by David Babbs Jan 14th, 2011
A few people have got in touch asking for more background on where the government’s plans to sell off English forests have been made public. Here are a few links to some of the key primary documents. Comments and suggestions for other documents which should be linked to here would be welcome.
The Minister, Jim Paice MP, set it out in the plainest English on the 24th November 2010 when he talked about “the decision to move towards substantial, large-scale disposal of the forestry estate”.
That particular quote is from page 9 of a transcript the evidence he gave in the House of Lords. The whole transcript is here:
At the same time, legislation which would clear the way to a sell-off of up to 100% is before Parliament. It’s contained within the Public Bodies Bill which is currently passing through the House of Lords. The provisions of the bill (particularly clause 17) would give the Secretary of State power to dispose of up to 100% of the forests without further reference to Parliament.
Giving the government such wide-ranging powers to sell forests without Parliamentary scrutiny is obviously particularly worrying when taken together with Jim Paice’s statement above.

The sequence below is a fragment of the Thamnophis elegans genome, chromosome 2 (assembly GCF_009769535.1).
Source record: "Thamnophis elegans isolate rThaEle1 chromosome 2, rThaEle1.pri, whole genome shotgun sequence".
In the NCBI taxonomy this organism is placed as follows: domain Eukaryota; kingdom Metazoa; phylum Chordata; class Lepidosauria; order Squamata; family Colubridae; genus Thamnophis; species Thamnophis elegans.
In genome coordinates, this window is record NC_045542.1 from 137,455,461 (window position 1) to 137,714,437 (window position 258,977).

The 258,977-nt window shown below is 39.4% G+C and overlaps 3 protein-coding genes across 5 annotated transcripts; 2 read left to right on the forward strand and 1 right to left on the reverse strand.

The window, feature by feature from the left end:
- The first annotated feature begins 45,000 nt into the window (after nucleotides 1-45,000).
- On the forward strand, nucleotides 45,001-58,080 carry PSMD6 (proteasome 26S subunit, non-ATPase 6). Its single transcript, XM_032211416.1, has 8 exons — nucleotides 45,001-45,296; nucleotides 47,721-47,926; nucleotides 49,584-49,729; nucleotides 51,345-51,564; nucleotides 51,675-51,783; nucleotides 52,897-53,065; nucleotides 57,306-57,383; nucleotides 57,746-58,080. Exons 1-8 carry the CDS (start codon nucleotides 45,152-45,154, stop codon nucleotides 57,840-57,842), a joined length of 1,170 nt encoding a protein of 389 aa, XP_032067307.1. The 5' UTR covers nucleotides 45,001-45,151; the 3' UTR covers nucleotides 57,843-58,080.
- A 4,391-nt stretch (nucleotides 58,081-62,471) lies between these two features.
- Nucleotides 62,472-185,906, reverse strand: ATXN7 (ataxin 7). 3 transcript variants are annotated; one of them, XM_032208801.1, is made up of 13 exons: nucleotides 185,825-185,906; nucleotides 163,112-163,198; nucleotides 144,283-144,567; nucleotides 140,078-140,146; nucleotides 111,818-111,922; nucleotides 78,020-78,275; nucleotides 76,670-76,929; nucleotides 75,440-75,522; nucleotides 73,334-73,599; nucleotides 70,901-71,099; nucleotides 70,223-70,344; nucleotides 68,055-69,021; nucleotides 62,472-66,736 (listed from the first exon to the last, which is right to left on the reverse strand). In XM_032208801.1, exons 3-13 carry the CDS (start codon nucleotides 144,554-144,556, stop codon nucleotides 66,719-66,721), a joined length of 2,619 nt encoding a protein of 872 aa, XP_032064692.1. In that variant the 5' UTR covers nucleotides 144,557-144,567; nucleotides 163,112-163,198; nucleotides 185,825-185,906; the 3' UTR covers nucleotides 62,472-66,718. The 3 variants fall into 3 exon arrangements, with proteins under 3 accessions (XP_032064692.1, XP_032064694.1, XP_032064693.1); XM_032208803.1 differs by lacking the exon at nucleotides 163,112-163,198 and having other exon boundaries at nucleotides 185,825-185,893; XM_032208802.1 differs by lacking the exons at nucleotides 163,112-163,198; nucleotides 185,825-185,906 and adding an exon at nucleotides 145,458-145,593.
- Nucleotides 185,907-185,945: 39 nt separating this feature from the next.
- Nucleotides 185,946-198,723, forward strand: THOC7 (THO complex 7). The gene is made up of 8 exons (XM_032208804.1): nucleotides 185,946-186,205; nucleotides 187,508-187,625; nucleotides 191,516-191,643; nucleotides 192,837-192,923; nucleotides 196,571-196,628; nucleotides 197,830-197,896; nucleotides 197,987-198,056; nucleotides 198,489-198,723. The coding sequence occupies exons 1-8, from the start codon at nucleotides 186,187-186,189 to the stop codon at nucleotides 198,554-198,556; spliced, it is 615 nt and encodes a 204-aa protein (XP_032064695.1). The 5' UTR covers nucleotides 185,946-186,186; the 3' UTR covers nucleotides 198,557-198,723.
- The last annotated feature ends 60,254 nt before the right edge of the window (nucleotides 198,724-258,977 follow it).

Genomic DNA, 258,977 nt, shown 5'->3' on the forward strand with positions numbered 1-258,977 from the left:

But even if the current government was giving reassurances that no selloffs are intended right now (which of course they aren’t) Clause 17 of the Public Bodies Bill would still be very worrying – it gives any future government freedom to privatise forests in England without even needing to get a vote through Parliament.
From the explanatory notes to the Public Bodies Bill:
Clause 17: Powers relating to functions of Secretary of State
50. Subsections (1) and (2) allow the Secretary of State to make an order amending the Forestry Act 1967 in relation to the exercise of certain functions, including those of managing, using, letting and disposing of forestry land. Subsection (3)allows the order to secure that the Secretary of State may exercise those functions for any purpose or without condition.
51. Subsections (5) and (6) allow the Secretary of State to delegate those functions to any person for a specified time and whether or not subject to conditions.
From the current draft of the bill before the Lords:
Powers relating to functions of Secretary of State
This section applies to the functions of the Secretary of State under the following provisions of the Forestry Act 1967—
section 39(2) (disposal);
section 39(3)(a) (management and use);
section 39(3)(b) (letting and granting of rights and interests).
The Secretary of State may by order amend the Forestry Act 1967 so as to modify the purposes or objective for which, or conditions under which, the
Secretary of State exercises a function to which this section applies.
An order under subsection (2) may in particular secure that the Secretary of State may exercise a function to which this section applies for any purpose or unconditionally.